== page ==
…All children are worthy of recognition of their entire heritage. If we teach our children to tell the truth and then stand in the way of them doing that on school forms, we are missing the point. If accurate data are what we want, true identity of our students is what we must collect and reflect.We are not asking for a piece of the pie, but we need to be reflected on those data pie charts. Tracking the multiracial population is no less important than tracking any other group…Susan Graham

…Categorizing and counting students by race still has relevance since blacks and Latinos continue to experience educational inequality as shown by achievement data and the resources available in the public schools they attend. Where poverty and race are linked these problems are compounded……The rise of multiracial identification stems from a resistance to obdurate historical racial categories and the reality that there are more children now with parents of different races. Do you erase part of who you are if you are forced to choose one race over another when you really feel like you are part of both? Do you diminish the political power of a historically oppressed group if you do not choose to make that group your primary identifier? And who gets to say who you are anyway?…Gerald Torres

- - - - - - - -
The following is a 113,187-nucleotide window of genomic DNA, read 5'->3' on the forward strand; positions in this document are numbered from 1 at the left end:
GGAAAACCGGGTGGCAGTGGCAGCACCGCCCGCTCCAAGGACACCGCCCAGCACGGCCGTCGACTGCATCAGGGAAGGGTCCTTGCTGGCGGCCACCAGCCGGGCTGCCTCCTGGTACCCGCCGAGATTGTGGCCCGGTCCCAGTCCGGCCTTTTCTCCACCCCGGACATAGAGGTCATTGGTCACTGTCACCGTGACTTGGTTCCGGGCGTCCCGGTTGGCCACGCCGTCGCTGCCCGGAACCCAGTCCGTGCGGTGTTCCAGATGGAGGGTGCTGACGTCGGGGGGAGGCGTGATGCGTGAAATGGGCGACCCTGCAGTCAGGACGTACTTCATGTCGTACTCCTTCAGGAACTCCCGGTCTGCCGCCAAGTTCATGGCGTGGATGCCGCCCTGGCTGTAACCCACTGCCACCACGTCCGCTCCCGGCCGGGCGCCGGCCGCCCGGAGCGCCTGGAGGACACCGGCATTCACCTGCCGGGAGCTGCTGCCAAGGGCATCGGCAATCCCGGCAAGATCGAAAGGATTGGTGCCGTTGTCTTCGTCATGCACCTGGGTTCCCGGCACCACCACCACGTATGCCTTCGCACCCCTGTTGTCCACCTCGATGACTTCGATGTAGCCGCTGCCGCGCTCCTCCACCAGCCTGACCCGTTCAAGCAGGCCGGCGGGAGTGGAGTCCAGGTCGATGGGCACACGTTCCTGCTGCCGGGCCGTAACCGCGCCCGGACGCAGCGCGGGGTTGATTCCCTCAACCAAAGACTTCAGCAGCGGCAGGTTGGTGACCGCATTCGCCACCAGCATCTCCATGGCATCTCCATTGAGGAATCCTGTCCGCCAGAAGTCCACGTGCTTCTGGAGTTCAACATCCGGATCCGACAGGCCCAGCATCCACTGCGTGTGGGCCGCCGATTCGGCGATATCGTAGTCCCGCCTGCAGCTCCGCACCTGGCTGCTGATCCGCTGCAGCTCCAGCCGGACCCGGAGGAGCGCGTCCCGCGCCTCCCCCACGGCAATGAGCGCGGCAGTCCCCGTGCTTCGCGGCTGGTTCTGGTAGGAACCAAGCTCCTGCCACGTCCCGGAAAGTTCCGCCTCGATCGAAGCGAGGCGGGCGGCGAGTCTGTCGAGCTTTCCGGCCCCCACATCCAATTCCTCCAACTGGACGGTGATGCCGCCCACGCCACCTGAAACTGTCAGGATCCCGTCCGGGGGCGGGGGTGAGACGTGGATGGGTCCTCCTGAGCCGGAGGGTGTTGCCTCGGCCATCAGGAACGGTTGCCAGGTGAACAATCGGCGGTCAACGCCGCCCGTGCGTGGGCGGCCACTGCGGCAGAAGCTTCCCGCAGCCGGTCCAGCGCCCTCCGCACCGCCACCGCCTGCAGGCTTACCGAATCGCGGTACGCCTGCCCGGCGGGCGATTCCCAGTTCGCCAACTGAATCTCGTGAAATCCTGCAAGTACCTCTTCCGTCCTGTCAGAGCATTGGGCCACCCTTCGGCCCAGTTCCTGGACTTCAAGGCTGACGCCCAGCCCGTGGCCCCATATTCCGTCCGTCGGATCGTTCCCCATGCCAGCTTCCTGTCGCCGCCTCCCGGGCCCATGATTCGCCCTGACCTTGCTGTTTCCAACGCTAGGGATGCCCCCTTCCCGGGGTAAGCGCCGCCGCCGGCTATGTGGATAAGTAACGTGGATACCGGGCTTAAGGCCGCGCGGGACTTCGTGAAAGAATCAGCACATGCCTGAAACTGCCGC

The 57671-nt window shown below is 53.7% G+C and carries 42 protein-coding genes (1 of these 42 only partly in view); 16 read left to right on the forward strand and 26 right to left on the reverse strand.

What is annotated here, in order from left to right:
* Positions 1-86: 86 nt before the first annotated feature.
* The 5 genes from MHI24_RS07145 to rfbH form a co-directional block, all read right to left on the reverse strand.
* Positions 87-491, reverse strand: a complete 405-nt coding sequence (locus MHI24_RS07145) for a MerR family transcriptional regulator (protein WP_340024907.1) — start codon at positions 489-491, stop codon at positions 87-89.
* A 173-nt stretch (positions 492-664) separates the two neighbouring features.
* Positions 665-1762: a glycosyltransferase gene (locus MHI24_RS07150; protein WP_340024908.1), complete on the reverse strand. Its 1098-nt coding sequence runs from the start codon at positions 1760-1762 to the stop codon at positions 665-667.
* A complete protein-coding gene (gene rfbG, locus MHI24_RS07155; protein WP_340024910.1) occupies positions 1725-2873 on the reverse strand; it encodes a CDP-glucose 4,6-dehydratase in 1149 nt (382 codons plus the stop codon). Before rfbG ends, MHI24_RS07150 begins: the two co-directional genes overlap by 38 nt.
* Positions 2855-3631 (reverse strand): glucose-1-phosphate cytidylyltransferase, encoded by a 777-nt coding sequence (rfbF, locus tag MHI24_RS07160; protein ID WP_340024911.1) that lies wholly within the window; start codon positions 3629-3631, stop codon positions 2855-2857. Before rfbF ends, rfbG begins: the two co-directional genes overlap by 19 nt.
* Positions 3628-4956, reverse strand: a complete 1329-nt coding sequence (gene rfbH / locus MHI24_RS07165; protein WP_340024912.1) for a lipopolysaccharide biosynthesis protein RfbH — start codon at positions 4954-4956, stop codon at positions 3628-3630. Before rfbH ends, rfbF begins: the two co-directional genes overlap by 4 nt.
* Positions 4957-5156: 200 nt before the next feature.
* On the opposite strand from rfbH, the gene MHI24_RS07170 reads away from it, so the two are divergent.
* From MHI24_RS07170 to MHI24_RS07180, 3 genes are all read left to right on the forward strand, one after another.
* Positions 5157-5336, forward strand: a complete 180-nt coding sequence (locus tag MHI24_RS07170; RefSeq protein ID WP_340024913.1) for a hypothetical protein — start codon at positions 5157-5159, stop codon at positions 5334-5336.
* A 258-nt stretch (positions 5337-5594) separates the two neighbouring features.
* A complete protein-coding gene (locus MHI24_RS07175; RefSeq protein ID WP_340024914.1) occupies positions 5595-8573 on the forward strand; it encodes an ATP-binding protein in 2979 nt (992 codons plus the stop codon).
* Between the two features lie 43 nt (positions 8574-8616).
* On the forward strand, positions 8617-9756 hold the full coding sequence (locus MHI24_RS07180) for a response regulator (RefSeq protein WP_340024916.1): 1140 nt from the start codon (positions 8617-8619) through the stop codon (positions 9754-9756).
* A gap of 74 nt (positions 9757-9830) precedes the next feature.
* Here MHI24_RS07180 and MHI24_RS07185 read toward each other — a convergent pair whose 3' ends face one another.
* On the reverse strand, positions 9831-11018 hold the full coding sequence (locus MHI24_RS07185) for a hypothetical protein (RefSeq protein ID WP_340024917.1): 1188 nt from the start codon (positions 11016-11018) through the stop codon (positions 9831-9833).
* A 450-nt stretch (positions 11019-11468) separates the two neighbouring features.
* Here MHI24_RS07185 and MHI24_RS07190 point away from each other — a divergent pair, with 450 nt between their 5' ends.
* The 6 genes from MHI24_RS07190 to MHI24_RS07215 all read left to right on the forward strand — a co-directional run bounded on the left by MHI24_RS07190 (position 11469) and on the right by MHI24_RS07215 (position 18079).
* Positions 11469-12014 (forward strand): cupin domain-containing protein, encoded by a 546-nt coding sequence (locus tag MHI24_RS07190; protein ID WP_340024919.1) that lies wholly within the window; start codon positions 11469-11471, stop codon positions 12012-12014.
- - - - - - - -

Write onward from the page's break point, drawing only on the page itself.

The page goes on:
Read the entire debate here.